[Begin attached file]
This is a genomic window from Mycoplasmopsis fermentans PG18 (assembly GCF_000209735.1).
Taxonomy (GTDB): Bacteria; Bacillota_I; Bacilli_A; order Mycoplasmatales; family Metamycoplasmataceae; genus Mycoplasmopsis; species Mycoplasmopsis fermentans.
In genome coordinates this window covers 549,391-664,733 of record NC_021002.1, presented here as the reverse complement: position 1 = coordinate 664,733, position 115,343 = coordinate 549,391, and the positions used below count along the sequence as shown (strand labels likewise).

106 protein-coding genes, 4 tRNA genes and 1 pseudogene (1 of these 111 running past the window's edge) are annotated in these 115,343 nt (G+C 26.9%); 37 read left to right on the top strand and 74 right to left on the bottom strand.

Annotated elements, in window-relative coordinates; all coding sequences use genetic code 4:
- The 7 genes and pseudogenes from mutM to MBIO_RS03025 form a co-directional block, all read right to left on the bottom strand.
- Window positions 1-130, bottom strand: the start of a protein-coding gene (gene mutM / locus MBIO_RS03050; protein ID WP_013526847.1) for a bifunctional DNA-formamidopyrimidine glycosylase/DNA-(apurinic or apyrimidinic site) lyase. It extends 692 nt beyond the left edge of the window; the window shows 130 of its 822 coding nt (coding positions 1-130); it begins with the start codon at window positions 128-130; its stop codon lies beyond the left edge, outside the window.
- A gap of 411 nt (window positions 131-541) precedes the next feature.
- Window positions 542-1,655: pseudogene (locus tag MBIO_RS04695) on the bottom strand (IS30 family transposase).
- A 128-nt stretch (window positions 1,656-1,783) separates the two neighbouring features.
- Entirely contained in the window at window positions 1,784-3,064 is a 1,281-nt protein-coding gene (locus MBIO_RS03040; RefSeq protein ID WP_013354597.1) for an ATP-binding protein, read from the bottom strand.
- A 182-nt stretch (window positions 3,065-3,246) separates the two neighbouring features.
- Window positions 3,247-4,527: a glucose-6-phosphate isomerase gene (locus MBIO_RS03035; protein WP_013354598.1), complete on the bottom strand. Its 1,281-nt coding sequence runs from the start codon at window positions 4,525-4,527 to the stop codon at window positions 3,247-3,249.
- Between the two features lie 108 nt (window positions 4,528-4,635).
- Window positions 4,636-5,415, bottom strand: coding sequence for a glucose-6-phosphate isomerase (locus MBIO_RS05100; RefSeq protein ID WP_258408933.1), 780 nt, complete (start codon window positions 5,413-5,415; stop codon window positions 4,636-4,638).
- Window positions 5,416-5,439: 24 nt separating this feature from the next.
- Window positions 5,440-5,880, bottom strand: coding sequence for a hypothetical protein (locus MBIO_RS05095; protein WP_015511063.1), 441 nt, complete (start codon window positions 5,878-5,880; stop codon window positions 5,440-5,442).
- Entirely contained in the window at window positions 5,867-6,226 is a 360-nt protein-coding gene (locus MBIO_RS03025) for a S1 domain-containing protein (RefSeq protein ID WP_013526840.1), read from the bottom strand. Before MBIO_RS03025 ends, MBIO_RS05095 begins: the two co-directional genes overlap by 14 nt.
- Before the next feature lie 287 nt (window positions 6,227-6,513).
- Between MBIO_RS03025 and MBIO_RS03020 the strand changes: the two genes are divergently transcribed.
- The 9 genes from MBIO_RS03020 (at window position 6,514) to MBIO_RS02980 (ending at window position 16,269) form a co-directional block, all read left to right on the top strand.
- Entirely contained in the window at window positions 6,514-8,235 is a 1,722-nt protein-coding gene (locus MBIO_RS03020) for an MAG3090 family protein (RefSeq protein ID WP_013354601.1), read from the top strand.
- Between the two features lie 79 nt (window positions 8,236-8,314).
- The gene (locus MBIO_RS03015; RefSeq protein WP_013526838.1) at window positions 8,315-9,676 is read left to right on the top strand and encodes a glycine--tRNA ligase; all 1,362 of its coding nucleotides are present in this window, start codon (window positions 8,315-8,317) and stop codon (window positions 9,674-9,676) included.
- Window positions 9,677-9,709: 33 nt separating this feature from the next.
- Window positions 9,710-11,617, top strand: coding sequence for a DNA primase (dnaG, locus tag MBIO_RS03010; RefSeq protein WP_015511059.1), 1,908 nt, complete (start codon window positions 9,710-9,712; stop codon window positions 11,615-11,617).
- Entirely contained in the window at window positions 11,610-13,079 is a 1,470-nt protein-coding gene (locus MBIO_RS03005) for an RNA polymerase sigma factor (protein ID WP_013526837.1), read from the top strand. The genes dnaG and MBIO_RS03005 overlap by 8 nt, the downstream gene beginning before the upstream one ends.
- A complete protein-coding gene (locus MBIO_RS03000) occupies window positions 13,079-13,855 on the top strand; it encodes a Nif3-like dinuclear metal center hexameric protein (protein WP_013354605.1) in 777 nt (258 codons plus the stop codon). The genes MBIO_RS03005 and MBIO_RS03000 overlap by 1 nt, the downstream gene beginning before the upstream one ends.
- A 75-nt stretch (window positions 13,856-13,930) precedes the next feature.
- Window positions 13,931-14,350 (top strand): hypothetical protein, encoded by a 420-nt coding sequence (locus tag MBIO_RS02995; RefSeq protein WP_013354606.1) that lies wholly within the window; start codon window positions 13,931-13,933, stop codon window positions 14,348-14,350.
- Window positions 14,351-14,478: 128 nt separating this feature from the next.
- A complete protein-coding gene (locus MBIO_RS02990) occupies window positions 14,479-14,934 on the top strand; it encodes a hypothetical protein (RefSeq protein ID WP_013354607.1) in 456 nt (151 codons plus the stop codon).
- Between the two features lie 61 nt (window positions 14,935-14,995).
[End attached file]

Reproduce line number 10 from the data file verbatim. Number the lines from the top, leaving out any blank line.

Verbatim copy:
- A 128-nt stretch (window positions 1,656-1,783) separates the two neighbouring features.